Ministers have been accused of a "massive climbdown" after they agreed to delay plans to provide free care at home for elderly and vulnerable people amid concerns over costs.
As MPs debated Lords amendments to the Personal Care at Home Bill on 30 March 2010, Care Services Minister Phil Hope revealed that the government would not seek to overturn an amendment made in the Lords which would delay enactment of the bill until the next Parliament.
Gordon Brown's plans to provide 400,000 vulnerable elderly people free help with the likes of washing, eating and bathing in their homes - rather than moving them to residential care - had been due to come into effect on 1 October, subject to the bill being passed.
But local authorities raised concerns about the funding of the plans, estimated to cost around £670m a year - with £420m provided by the Department of Health and the remainder coming from councils.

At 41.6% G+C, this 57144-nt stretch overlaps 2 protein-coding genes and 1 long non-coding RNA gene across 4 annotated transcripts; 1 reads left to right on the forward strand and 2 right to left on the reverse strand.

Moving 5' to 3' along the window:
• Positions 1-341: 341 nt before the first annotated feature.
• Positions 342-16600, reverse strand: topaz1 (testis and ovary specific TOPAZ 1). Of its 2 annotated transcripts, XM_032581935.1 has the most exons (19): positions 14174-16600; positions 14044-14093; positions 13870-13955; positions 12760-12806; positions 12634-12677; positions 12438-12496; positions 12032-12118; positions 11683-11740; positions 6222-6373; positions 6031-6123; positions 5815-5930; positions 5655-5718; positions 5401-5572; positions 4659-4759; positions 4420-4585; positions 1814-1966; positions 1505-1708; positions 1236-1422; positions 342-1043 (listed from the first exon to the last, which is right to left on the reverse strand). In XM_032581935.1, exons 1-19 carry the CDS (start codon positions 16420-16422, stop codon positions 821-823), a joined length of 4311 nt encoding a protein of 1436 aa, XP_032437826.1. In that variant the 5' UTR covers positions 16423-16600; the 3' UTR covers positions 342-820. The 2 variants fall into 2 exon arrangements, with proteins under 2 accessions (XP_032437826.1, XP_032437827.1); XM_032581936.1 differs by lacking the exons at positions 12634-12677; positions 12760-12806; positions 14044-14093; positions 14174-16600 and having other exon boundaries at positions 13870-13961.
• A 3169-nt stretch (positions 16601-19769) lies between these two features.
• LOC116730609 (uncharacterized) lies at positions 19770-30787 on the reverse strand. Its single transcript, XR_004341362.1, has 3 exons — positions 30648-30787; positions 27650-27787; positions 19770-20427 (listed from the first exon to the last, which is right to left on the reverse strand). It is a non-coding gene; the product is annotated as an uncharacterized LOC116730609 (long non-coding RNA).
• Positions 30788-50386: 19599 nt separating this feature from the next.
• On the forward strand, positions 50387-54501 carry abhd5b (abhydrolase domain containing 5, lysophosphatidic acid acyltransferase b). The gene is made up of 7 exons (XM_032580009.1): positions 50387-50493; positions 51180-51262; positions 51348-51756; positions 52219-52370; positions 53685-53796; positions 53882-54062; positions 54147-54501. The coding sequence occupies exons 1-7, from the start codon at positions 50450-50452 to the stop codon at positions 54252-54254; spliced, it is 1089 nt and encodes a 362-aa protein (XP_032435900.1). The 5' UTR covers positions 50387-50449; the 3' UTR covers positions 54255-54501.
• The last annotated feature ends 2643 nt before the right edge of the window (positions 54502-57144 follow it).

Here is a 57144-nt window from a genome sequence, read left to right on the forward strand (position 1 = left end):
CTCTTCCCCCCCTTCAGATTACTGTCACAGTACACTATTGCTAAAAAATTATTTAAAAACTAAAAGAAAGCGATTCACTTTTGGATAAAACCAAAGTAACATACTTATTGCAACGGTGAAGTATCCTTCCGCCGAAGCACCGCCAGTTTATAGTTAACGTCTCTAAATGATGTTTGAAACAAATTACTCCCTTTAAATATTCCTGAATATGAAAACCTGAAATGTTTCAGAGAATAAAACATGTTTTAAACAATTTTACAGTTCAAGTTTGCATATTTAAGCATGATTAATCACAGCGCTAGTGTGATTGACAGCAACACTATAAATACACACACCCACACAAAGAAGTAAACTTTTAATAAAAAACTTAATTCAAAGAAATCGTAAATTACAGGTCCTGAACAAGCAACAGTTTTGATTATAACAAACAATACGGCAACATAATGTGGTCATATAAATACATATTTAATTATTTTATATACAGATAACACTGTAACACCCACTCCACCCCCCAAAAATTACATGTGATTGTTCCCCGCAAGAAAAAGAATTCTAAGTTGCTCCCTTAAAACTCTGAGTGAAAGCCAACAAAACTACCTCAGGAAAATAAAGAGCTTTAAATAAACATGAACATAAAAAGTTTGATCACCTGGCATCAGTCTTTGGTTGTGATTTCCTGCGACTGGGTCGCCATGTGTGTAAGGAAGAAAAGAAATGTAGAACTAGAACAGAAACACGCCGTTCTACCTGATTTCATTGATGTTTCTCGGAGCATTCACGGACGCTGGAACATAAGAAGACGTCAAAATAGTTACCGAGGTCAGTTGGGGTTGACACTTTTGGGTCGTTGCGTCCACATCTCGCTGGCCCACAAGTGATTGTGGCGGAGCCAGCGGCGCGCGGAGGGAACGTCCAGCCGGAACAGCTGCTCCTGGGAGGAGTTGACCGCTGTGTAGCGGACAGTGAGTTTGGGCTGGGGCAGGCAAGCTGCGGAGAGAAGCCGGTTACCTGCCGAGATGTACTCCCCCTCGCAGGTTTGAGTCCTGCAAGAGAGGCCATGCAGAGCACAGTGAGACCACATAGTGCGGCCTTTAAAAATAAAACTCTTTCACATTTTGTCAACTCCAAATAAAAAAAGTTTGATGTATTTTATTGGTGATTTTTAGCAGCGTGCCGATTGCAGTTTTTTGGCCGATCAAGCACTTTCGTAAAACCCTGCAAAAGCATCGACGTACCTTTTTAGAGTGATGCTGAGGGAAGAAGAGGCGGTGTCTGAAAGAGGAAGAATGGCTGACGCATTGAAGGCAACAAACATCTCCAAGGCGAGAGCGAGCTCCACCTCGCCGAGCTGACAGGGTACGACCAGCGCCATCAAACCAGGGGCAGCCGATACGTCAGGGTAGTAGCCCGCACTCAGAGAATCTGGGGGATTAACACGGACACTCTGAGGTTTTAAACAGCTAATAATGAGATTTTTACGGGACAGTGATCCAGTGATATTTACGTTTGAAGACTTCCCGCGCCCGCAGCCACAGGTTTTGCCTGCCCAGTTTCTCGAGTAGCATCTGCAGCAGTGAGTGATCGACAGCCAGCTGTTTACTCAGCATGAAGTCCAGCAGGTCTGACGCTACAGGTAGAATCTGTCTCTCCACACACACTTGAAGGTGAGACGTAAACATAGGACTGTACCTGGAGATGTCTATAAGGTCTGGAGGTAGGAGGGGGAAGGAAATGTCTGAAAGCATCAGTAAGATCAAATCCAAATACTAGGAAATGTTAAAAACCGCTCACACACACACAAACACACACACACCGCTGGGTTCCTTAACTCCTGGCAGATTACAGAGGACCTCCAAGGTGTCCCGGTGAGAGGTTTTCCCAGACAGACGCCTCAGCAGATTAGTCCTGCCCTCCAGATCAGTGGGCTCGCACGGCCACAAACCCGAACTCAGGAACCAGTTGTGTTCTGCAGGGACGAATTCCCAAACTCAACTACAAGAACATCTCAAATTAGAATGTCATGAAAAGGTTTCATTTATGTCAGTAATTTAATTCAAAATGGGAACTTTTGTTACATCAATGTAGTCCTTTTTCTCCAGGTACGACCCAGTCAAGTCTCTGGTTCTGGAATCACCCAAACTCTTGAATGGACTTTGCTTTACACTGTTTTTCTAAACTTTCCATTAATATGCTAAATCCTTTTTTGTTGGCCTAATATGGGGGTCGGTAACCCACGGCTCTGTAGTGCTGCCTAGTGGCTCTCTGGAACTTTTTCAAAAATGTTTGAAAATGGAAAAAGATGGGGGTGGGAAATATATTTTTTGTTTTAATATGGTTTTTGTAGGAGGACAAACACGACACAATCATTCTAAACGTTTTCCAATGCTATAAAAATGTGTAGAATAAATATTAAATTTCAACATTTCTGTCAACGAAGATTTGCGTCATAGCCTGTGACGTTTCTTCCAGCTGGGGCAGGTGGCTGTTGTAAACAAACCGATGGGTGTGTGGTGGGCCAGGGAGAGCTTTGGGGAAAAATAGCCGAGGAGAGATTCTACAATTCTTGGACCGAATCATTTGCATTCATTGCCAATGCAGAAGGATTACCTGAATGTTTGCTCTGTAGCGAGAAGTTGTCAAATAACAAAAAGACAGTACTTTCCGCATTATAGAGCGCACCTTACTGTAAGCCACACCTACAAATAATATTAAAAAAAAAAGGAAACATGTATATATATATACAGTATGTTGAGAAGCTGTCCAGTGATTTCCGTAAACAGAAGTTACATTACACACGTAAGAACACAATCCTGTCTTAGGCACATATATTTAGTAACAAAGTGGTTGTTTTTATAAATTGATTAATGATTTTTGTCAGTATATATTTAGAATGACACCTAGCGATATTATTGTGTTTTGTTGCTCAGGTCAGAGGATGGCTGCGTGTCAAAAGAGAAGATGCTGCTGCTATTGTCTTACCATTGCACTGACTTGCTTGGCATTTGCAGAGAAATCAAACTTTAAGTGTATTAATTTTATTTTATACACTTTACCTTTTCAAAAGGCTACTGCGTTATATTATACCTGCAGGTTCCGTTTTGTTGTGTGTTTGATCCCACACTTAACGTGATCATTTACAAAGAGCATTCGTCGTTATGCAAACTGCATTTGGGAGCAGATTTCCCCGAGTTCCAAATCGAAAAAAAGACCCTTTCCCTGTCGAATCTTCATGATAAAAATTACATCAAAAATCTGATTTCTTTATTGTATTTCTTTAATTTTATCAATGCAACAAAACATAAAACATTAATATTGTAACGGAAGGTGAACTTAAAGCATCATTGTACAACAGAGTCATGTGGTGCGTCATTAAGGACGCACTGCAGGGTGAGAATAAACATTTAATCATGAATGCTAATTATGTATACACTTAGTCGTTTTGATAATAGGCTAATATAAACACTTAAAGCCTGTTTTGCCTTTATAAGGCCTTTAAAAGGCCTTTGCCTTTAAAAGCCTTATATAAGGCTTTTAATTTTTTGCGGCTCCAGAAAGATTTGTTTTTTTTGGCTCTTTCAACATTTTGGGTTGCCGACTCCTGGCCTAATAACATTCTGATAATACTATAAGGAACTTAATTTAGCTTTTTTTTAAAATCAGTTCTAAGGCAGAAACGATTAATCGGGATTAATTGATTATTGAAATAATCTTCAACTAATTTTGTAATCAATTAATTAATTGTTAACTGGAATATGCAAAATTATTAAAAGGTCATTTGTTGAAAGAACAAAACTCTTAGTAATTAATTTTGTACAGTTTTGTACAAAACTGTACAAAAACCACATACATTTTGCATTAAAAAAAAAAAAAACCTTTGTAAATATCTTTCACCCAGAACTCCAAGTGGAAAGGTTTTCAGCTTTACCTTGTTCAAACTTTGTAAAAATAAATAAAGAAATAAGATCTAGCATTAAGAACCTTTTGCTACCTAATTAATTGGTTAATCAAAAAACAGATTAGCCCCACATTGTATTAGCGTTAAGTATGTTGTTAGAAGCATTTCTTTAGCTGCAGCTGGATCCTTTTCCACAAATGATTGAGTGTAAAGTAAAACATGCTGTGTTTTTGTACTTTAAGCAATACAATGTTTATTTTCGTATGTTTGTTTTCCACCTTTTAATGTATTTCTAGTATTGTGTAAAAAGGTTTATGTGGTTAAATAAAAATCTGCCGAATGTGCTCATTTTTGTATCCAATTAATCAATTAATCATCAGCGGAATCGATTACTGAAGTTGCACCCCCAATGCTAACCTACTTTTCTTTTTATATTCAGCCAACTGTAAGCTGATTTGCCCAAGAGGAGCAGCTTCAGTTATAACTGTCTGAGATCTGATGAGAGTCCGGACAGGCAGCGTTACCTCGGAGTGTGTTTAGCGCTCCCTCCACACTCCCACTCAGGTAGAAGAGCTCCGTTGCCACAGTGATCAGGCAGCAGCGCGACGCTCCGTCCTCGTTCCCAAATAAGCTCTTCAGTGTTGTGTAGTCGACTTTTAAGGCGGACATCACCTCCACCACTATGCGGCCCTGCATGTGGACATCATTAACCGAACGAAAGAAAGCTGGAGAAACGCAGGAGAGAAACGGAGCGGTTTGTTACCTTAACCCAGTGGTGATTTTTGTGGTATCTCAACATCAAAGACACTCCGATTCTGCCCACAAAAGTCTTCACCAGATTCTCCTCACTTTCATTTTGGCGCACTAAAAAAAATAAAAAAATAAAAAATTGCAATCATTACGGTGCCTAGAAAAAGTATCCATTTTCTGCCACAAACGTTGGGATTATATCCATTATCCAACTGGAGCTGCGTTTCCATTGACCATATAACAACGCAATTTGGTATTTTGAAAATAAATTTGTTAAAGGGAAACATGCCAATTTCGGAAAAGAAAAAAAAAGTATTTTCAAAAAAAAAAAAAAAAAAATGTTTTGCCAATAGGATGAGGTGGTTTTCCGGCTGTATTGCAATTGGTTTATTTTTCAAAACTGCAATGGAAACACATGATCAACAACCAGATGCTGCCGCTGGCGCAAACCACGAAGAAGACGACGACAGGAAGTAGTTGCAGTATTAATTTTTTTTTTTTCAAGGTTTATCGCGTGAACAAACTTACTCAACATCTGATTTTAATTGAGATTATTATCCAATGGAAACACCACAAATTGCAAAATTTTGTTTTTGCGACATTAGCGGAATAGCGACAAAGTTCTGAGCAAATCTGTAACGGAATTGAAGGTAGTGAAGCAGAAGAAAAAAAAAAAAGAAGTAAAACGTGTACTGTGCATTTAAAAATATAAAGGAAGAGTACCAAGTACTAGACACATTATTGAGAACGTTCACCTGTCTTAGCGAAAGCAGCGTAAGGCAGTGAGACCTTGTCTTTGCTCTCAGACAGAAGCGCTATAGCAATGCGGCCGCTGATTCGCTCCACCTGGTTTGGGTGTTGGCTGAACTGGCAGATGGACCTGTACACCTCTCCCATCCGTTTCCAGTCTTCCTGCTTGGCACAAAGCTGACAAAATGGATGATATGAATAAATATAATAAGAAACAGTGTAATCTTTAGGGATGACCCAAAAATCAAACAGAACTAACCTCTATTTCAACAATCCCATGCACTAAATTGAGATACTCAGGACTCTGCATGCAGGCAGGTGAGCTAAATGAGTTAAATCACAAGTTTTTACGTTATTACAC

Care Services Minister Phil Hope said: "We are recognising that a new Parliament may wish to confirm the arrangements for implementing this first important step towards a future National Care Service.
"Local authorities will still have the time they have told us they need to implement the legislation most effectively."
Accepting the amendment "recognises the collective desire for more time to implement these measures and more time to scrutinise them", he added.
But Tory backbencher Bill Cash said: "The government has performed a massive climbdown."
Shadow health minister Stephen O'Brien said the Tories welcomed the government's move, adding: "I think it is important that perhaps we portray this as being an attempt at an honourable retreat by the government, rather than a U-turn."
Liberal Democrat spokesman Norman Lamb said: "This gives an opportunity for a pause for reflection in the next parliament."